The Hurons stared at the giant young Norman, as tall and broad as they, a Jesuit priest robed in black and with a full black beard on his gentle face. He was to live among them for nineteen years, patiently and with enormous difficulty learning their ways and language, and with infinite pains leading a small band of them into the Christian faith and away from the blood lusts of their violent life.
He would eat their raw bear and moose meat, paddle many months and many miles in their canoes, build his rough chapel surrounded by their long houses, and win their respect and love. At length, joined by other "Blackrobes," Father Jean de Br beuf erected a bit of Old France, with church and stockade, in the Canadian wilderness.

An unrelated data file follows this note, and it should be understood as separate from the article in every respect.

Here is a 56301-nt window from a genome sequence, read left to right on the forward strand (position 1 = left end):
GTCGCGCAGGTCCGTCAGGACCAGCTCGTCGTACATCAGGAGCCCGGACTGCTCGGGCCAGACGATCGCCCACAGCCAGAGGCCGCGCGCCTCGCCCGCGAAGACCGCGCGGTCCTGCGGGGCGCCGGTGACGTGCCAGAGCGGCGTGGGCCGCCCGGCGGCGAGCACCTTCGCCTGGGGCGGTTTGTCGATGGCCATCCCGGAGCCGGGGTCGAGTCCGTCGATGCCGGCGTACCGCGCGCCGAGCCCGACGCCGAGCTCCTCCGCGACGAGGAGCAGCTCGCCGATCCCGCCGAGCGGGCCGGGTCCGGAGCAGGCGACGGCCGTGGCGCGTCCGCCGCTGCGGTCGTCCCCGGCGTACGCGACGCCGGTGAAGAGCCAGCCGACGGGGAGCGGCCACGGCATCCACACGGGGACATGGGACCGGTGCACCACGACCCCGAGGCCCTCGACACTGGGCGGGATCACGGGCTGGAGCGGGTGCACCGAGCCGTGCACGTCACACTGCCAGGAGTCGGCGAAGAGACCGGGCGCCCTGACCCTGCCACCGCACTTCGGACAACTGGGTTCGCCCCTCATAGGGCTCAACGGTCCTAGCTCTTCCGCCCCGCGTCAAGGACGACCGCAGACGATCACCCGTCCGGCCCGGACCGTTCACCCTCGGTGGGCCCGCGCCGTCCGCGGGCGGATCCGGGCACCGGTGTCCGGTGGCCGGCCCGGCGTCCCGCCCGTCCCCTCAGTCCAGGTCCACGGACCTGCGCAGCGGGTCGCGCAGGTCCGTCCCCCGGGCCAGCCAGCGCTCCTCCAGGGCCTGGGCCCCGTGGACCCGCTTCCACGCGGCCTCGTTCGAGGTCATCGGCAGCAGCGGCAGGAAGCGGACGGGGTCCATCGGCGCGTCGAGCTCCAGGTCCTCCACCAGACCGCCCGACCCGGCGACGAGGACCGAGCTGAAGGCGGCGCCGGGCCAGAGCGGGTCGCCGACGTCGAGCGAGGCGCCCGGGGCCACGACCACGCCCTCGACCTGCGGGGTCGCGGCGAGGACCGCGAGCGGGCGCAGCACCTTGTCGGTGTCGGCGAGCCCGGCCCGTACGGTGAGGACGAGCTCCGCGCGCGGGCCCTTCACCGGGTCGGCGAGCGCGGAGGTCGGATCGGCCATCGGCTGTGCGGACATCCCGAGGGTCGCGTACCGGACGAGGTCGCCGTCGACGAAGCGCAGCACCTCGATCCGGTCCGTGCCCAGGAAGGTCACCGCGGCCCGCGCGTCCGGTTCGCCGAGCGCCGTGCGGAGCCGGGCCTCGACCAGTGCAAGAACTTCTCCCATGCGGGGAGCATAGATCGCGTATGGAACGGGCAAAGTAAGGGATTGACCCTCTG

Never disturbed by fears for his own safety, Father de Br beuf saw his village chapels burned, his converts shunned and tortured, and his fellow priests murdered by the Iroquois, the enemy of the Hurons. Finally, his own death came at their hands after incredible tortures.
This swift-paced book, more than a biography of a great saint whose story has never before been completely told in English, is a vital chapter in the tragic history of New France in North America three centuries ago, a story of the failure of colonization partially redeemed by the blood of the martyrs of the Church.